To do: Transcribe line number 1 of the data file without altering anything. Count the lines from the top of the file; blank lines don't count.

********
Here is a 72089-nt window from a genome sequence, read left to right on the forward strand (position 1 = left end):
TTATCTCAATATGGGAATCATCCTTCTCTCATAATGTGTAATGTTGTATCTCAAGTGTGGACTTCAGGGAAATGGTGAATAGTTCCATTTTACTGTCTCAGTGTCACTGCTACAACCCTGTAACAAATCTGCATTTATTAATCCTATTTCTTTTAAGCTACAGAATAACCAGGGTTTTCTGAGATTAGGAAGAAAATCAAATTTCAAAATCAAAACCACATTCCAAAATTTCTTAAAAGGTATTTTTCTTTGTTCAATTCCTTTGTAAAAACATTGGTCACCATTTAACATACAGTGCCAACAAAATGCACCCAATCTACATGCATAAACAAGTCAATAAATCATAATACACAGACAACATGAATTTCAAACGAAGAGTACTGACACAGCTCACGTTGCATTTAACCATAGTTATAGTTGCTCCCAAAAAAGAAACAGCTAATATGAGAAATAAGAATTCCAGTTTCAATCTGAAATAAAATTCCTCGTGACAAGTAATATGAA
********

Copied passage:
Here is a 72089-nt window from a genome sequence, read left to right on the forward strand (position 1 = left end):